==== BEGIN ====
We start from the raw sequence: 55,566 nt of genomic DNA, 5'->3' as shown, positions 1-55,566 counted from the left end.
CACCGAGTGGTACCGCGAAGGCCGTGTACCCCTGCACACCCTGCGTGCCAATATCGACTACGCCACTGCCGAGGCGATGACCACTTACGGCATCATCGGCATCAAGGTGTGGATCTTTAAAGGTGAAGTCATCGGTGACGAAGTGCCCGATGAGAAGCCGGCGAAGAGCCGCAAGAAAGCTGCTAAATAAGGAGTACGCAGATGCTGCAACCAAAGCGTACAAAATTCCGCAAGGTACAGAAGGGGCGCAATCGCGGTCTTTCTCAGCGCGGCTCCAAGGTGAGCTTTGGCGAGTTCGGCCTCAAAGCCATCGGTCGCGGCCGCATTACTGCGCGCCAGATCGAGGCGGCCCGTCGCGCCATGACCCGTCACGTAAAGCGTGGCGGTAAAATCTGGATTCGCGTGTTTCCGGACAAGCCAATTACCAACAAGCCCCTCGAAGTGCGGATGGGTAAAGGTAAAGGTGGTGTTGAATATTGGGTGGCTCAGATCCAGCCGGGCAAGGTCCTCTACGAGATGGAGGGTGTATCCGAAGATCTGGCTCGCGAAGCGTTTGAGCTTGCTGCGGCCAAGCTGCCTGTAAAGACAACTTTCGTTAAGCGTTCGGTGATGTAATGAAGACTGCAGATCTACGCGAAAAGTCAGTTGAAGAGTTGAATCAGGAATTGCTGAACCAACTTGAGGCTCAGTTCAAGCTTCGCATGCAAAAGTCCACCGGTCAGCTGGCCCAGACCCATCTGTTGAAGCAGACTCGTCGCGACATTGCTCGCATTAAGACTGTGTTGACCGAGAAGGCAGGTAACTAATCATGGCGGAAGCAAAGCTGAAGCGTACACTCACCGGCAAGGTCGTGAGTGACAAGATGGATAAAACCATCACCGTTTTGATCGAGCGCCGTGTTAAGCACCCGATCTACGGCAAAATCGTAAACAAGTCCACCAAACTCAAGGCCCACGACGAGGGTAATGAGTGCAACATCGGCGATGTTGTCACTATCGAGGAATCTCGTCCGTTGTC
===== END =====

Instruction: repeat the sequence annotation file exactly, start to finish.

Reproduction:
We start from the raw sequence: 55,566 nt of genomic DNA, 5'->3' as shown, positions 1-55,566 counted from the left end.
CACCGAGTGGTACCGCGAAGGCCGTGTACCCCTGCACACCCTGCGTGCCAATATCGACTACGCCACTGCCGAGGCGATGACCACTTACGGCATCATCGGCATCAAGGTGTGGATCTTTAAAGGTGAAGTCATCGGTGACGAAGTGCCCGATGAGAAGCCGGCGAAGAGCCGCAAGAAAGCTGCTAAATAAGGAGTACGCAGATGCTGCAACCAAAGCGTACAAAATTCCGCAAGGTACAGAAGGGGCGCAATCGCGGTCTTTCTCAGCGCGGCTCCAAGGTGAGCTTTGGCGAGTTCGGCCTCAAAGCCATCGGTCGCGGCCGCATTACTGCGCGCCAGATCGAGGCGGCCCGTCGCGCCATGACCCGTCACGTAAAGCGTGGCGGTAAAATCTGGATTCGCGTGTTTCCGGACAAGCCAATTACCAACAAGCCCCTCGAAGTGCGGATGGGTAAAGGTAAAGGTGGTGTTGAATATTGGGTGGCTCAGATCCAGCCGGGCAAGGTCCTCTACGAGATGGAGGGTGTATCCGAAGATCTGGCTCGCGAAGCGTTTGAGCTTGCTGCGGCCAAGCTGCCTGTAAAGACAACTTTCGTTAAGCGTTCGGTGATGTAATGAAGACTGCAGATCTACGCGAAAAGTCAGTTGAAGAGTTGAATCAGGAATTGCTGAACCAACTTGAGGCTCAGTTCAAGCTTCGCATGCAAAAGTCCACCGGTCAGCTGGCCCAGACCCATCTGTTGAAGCAGACTCGTCGCGACATTGCTCGCATTAAGACTGTGTTGACCGAGAAGGCAGGTAACTAATCATGGCGGAAGCAAAGCTGAAGCGTACACTCACCGGCAAGGTCGTGAGTGACAAGATGGATAAAACCATCACCGTTTTGATCGAGCGCCGTGTTAAGCACCCGATCTACGGCAAAATCGTAAACAAGTCCACCAAACTCAAGGCCCACGACGAGGGTAATGAGTGCAACATCGGCGATGTTGTCACTATCGAGGAATCTCGTCCGTTGTC